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Kebabs, beer and a water pipe, please

This Middle Eastern restaurant is all outdoors. And that's a good thing for diners enjoying their Turkish tobacco, not to mention the garlicky fare.

October 16, 2002|Charles Perry | Times Staff Writer

So why was I at Mediterranean Garden Grill? Simple: It's the only Lebanese-style restaurant a Thai American chef has ever tipped me to.

It's also the only Middle Eastern beer garden I've ever been to, or even heard of. It does indeed serve beer, but though there's a low hedge of plants around the dining area, what really makes this a beer garden is the absence of walls -- you're sitting in an old roofed patio.

That means it's technically outdoors, so there's no restriction on smoking. Some diners bring water pipes and smoke aromatic Turkish tobacco while chowing down on, say, frog legs, with Almaza, a malty Lebanese brew (I'd go so far as to say it's a great frog legs beer).

For some, the absence of walls may be welcome for a different reason, because this is one of the more garlicky restaurants around. Everybody knows the Zankou roast chicken chain and its powerful garlic sauce. You get pretty much the same garlic puree here as soon as you sit down, along with swatches of pita, and they keep refilling the garlic bowl as long as you keep asking.

Most of the menu is kebabs, but there are other entrees, in the saute category, with big chunks of garlic floating around in them.

Because of the informal, semi-outdoor setting, the place has the feel of a patio party. Or rather, of a couple of parties coexisting on one largish patio: families joining up a couple of tables so all the grandparents and grandchildren can sit down, Lebanese homeboys blowing rings of perfumed smoke, college kids out exploring and local Monrovian restaurant-goers who have evidently added the place to their list.

All the usual Middle Eastern starters show up on the appetizer list.

Hummus comes dressed with olive oil (you can also get it topped with sauteed beef), the refreshing tabbouleh is mostly parsley with a little mint and just a bit of bulgur, the grape leaves have a suave rice and tomato filling, and the baba ghannouj is notable for a particularly rich, smoky flavor. It's so smoky I wouldn't be surprised to learn they'd thrown in some hickory smoke flavoring. (Come to think of it, I wouldn't be offended, either. Baba ghannouj can never be too smoky for this cowpoke.)

All these items appear on a combo appetizer plate along with feta, tomatoes and appetizingly sharp pickled cabbage.

The meatless mousakaah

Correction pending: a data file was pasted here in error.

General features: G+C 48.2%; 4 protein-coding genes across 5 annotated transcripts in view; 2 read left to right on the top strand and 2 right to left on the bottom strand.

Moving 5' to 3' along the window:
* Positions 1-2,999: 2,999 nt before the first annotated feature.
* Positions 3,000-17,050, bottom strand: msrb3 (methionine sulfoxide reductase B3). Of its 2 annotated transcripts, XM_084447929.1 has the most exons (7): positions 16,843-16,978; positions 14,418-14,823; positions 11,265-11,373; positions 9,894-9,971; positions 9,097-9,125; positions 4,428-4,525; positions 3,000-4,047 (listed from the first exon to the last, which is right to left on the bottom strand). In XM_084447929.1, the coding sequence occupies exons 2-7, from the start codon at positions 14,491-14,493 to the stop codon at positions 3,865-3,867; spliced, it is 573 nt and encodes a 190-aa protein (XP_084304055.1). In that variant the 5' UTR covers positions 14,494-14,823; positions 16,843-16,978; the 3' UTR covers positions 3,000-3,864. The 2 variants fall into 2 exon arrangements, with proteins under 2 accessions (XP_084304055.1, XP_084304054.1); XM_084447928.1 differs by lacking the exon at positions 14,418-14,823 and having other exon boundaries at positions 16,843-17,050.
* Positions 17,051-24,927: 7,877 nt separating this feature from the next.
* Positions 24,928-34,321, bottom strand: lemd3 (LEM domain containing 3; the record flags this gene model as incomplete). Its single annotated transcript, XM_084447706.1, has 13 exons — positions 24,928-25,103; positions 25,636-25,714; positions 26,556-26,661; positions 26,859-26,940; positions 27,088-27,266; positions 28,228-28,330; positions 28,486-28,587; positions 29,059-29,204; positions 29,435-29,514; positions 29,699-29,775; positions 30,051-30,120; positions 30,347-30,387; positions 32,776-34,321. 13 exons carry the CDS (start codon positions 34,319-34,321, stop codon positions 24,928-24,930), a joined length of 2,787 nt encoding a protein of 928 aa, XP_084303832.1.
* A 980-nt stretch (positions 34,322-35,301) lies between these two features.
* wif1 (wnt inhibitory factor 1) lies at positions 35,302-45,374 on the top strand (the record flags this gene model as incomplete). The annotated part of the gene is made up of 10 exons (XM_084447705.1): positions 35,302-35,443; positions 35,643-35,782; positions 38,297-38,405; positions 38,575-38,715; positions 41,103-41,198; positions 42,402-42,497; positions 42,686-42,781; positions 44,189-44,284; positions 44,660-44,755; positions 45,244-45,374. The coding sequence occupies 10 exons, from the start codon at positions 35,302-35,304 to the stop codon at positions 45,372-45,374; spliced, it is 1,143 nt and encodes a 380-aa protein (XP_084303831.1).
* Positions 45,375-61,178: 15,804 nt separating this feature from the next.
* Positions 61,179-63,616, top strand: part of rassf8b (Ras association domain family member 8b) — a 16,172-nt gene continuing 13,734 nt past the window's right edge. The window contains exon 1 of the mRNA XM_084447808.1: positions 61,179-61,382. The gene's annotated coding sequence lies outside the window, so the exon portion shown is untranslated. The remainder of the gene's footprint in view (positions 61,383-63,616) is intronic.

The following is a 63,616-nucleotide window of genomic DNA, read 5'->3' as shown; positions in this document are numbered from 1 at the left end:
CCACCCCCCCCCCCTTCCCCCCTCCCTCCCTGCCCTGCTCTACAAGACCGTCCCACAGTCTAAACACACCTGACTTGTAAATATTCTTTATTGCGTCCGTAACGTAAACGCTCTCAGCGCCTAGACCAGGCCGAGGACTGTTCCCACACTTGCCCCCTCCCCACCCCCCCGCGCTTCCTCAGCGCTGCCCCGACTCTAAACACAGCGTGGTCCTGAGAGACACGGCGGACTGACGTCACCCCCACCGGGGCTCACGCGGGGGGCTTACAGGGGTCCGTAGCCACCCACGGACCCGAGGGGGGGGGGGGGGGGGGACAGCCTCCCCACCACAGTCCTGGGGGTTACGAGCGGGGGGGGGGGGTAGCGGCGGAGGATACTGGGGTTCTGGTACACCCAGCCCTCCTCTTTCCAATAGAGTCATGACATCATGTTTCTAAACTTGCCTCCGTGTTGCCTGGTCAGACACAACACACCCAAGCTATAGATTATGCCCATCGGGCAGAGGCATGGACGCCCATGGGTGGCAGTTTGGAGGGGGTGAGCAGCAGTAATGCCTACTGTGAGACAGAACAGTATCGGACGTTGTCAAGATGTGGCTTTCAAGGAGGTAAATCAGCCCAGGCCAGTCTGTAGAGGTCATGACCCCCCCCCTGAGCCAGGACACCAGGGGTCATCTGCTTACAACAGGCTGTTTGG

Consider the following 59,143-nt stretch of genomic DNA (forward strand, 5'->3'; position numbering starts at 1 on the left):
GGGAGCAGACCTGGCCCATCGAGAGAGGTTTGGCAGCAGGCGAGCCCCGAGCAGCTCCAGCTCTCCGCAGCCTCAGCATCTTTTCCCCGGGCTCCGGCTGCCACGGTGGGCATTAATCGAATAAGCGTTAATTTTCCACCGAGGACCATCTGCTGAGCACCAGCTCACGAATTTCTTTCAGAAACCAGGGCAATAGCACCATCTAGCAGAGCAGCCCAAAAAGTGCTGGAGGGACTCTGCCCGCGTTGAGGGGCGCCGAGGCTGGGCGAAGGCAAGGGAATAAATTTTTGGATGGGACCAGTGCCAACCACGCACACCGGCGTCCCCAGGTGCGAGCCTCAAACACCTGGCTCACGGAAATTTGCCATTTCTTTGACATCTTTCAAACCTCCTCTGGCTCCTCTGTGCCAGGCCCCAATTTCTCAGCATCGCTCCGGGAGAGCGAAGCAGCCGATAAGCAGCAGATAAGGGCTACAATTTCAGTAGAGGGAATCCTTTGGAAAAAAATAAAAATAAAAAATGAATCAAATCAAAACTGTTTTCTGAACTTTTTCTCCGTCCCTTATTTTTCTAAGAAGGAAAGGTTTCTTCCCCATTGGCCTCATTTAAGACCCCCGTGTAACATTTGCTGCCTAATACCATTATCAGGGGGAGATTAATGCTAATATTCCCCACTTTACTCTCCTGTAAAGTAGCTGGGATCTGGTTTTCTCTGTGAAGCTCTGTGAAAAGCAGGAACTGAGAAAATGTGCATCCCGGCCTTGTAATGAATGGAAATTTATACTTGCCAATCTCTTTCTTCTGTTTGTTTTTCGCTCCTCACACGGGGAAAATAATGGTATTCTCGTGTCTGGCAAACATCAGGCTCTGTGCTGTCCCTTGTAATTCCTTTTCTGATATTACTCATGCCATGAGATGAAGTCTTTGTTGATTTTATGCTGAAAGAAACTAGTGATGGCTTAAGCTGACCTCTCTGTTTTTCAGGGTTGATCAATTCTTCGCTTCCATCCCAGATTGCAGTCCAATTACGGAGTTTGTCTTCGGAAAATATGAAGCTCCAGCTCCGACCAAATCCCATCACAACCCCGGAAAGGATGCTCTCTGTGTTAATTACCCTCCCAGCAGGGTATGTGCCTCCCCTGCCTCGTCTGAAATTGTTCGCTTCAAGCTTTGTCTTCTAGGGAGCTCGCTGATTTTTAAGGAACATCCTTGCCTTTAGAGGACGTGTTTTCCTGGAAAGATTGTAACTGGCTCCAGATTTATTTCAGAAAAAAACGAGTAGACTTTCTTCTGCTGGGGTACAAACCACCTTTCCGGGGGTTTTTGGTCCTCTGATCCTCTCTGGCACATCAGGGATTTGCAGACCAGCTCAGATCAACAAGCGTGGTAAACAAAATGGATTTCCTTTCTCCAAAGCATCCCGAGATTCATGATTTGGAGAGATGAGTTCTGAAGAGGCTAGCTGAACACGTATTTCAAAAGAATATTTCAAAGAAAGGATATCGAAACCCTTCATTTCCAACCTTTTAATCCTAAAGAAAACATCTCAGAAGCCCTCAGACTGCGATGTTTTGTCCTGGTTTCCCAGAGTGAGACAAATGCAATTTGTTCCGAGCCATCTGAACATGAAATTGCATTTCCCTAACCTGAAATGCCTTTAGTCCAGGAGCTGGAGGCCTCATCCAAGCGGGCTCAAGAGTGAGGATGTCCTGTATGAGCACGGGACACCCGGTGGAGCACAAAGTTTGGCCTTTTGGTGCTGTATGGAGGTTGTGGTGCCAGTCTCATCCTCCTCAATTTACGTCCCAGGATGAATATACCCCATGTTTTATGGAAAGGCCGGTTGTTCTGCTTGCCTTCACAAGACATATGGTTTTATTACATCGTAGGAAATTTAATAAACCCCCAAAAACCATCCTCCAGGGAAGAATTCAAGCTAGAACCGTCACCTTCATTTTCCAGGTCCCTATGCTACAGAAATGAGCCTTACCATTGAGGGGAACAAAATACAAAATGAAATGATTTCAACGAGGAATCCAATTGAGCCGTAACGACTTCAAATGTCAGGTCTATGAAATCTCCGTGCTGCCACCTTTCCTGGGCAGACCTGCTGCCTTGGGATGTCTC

One of the less familiar appetizers is the luscious musaqqa'a (spelled mousakaah here), which bears scarcely any resemblance to a Greek moussaka. For one thing, there's no meat in it. It's an Asian eggplant baked very soft, split in half and topped with a rich, sweetish sauce of tomato paste and fried onions.

Soujouk is like a cumin-scented salami stewed with tomatoes; the other sausage, makanek, is short, plump links with a rather shocking dose of ground cloves, served in a very sharp sauce that's mostly lemon juice. The restaurant's version of the walnut and red pepper dip muhammara uses sweet peppers and little, if any, of the usual pomegranate juice, making it sweet and easy to like. There's a lentil and Swiss chard soup enlivened with lots of lemon juice and cilantro.

The main entrees are kebabs served on big plates of rice along with some grilled tomatoes and zucchini. The chicken kebab is tender and juicy; the beef kebab is surprisingly flavored with soy sauce, like a Middle Eastern teriyaki (for the record, that part of the world did have a type of soy sauce centuries ago, but in cooking it was typically combined with lemon juice for a ponzu sauce effect).

Eggplant kebab is lula (ground beef) with the usual onion and parsley flavoring, along with a grilled eggplant that unfortunately tends to be bitter.

The Delicacies and Special Orders section of the menu is where the garlic comes back.

Whether you order quail, jumbo scampi or frog legs, the dish will be highly aromatic. The quail are reasonably meaty, and the restaurant inclines to give them a hot pepper flavoring, as it does to the somewhat mealy scampi.

Yes, we have frog legs

The Lebanese-style frog legs are the specialty, and they're worth getting. An order serves two; individually, they're scrawny-looking, but they're meaty enough, and there are eight pairs of them, sauteed with lots of cilantro and swimming in lemony juices loaded with sliced garlic.

Like the other dishes in this section, they're subject to availability, so it would be wise to call and reserve an order.

Dessert is not a big deal. Apart from baklava, the only choice is ashta, a plate of thickened cream ringed with banana slices and sprinkled with honey and ground pistachios.

Hey, how do you follow an act like frog legs and beer?



Mediterranean Garden Grill

Location: 335 W. Foothill Blvd., Monrovia, (626) 358-6811.

Prices: Appetizers, $2.50-$10; entrees, $7.50-$8.50.

Best dishes: Swiss chard lentil soup, baba ghannouj, mousakaah, soujouk with tomatoes, chicken kebab, sauteed quails, sauteed frog legs, ashta.

Details: Open 11 a.m. to 9 p.m. Tuesday through Sunday; closed Monday. Beer and wine. Parking lot. All major cards.

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